College students across the country are about to walk through hell, a hell of term papers and cramming and source-hunting. Many of you will not make it, but all of you can expect to pass through several of the dreaded Nine Circles of Term Paper Writing.
First is Limbo, otherwise known as procrastination. This is where most of you will die. Limbo is where you need fifteen cups of coffee before even looking at your sources, where you are forever logged into facebook no matter how hard you try to leave. It’s a place of endless scrolling, a place where the due date at the end of the tunnel is miles away. It takes a concentrated effort to work through this circle.
After sitting down to start, you will find yourself in Lust. Now you have a thesis that you want to prove, and it becomes an obsession. You really, really want to prove this wonderful thesis of yours. You want to prove it until the sun comes up. Maybe you want to write a postpostmodern analysis of the presidential race, or argue that Plato was just a whale’s intestine and Aristophanes actually wrote all his works. Whatever it is, it will consume you, no matter how ridiculous.
Moving on from Lust, you will find yourself in Gluttony. Here you will quench your desire to prove your thesis by binging on the various amenities college life offers: ramen noodles and your RA’s stash of confiscated alcohol. Gluttony tends to resurface throughout the rest of your journey.
Next comes Greed. Filled with calories and “inspired” by Rick the RA’s vodka, you will push yourself to secure more sources than needed. Your paper is on the American Revolution, but you will find a way to incorporate Mad Max into it. Or your paper is on Mad Max, and you just need the perfect Plato quote for the intro. If the sources and vodka don’t kill you, unless you revise extensively, your professors might.
Sobering up a bit, you will find yourself in Anger. In this circle, you are taunted by your computer screen showing that after three hours of work, you put your name as the title, misspelled the date, and have written nothing else. Filled with rage and sudden hunger, you will seek satisfaction by insulting your roommate who wrote his final papers last week like a total jerk.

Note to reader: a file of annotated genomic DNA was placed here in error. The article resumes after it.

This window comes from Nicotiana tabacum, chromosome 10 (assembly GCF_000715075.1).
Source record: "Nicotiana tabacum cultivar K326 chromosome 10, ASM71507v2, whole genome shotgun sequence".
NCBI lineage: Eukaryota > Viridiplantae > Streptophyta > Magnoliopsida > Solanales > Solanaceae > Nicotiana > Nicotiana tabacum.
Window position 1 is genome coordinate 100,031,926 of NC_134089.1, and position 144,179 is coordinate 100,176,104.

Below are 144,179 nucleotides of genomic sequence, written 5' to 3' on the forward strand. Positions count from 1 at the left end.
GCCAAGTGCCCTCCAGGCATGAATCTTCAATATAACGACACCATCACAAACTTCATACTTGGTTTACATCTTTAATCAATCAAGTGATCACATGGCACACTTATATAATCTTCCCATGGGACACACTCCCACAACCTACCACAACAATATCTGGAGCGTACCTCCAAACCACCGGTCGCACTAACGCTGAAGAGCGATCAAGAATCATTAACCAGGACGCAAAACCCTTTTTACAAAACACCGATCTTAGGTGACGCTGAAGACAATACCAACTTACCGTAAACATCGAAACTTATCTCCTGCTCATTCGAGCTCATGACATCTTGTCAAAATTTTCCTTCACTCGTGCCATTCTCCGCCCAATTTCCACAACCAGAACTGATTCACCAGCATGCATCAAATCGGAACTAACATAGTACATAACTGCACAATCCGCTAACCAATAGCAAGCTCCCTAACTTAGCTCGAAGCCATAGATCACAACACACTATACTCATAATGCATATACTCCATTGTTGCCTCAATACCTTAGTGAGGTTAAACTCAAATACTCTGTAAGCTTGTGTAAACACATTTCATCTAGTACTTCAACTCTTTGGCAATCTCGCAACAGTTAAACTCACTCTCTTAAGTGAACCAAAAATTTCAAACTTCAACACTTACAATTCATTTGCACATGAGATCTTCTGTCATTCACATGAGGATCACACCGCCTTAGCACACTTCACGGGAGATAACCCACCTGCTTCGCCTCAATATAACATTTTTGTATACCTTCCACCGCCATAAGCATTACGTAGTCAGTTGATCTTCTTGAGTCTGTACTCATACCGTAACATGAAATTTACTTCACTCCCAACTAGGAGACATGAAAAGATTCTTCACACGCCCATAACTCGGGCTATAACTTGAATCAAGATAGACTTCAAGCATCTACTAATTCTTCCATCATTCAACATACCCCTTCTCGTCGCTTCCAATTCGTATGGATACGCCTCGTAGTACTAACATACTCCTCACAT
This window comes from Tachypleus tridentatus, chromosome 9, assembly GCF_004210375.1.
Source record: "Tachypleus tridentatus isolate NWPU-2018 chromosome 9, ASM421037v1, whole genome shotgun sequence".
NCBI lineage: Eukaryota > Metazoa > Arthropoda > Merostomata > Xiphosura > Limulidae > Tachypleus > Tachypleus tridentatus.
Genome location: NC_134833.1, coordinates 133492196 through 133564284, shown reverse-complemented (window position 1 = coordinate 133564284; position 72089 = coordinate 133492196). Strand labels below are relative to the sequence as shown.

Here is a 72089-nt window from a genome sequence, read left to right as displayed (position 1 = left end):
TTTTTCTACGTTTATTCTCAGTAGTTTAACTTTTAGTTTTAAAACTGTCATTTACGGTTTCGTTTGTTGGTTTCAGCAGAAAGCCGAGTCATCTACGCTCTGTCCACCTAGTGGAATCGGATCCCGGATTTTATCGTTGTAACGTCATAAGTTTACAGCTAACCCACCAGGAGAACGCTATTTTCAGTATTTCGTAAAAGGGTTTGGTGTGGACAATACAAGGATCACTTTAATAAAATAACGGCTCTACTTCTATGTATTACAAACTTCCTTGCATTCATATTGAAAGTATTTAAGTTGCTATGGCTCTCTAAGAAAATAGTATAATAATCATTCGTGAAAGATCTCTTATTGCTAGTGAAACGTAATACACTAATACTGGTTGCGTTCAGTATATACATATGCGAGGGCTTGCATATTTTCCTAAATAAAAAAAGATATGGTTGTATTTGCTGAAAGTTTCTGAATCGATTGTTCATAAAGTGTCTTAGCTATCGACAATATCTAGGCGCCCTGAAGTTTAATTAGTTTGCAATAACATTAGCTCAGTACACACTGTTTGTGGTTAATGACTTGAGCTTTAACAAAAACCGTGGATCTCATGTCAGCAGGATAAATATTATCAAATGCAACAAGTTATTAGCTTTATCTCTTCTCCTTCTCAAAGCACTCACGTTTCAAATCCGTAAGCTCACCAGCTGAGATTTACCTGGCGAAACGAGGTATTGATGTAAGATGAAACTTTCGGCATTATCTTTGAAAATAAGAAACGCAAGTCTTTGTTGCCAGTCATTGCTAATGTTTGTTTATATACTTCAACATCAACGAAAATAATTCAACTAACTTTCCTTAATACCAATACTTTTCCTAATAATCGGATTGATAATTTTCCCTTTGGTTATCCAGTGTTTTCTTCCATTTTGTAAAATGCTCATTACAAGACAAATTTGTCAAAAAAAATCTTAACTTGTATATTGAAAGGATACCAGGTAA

Soon, you will find yourself passing through Heresy. Here, you begin to question things: the due date on the syllabus, the current day of the month, whether or not you need to pass this class. You even find yourself questioning petty things, like whether or not the nineteenth century even happened in the first place (it didn’t).
Failing to arrive at sufficient answers, you will move on to Violence. This circle will last only briefly, and if it doesn’t, your jerk roommate will bring Rick the RA in, and you’ll have to apologize and watch that jerk return to his video games while Rick cuts you off from the vodka like the dingo’s bladder he is.
Next comes Fraud. Seriously, run through this circle. Sprint through it. Fraud is perfectly acceptable in other circumstances, such as politics, banking, military spending, the EPA, trade regulations, local/state/federal elections, corporate taxes, government surveillance, international gambling rings, working as an RA in a dorm, and even important places like twitter, but it is not acceptable in an academic paper, so just move on to the next circle.
Finally, you will come to Treachery. By now you have a paragraph of rewritten thesis statements that somehow ended up in second-person plural. You remove every instance of “all ya’ll” from your intro and realize that your problems all started with procrastination. This is where you realize that you have betrayed yourself by putting off this paper for so long. Maybe you spent too much time blogging and taking stupid pictures of yourself for your blog. Who knows? Whatever the case, you have procrastinated yourself into a hole, and procrastination is a terrible way to climb back out. So you slap yourself in the face and focus all your attention on one valiant goal: a high C. After this, you vow to never procrastinate so much again, just like last semester. But this time it’s for real.
To my fellow academics, happy End of the Semester. Now stop wasting time reading this and get back to work.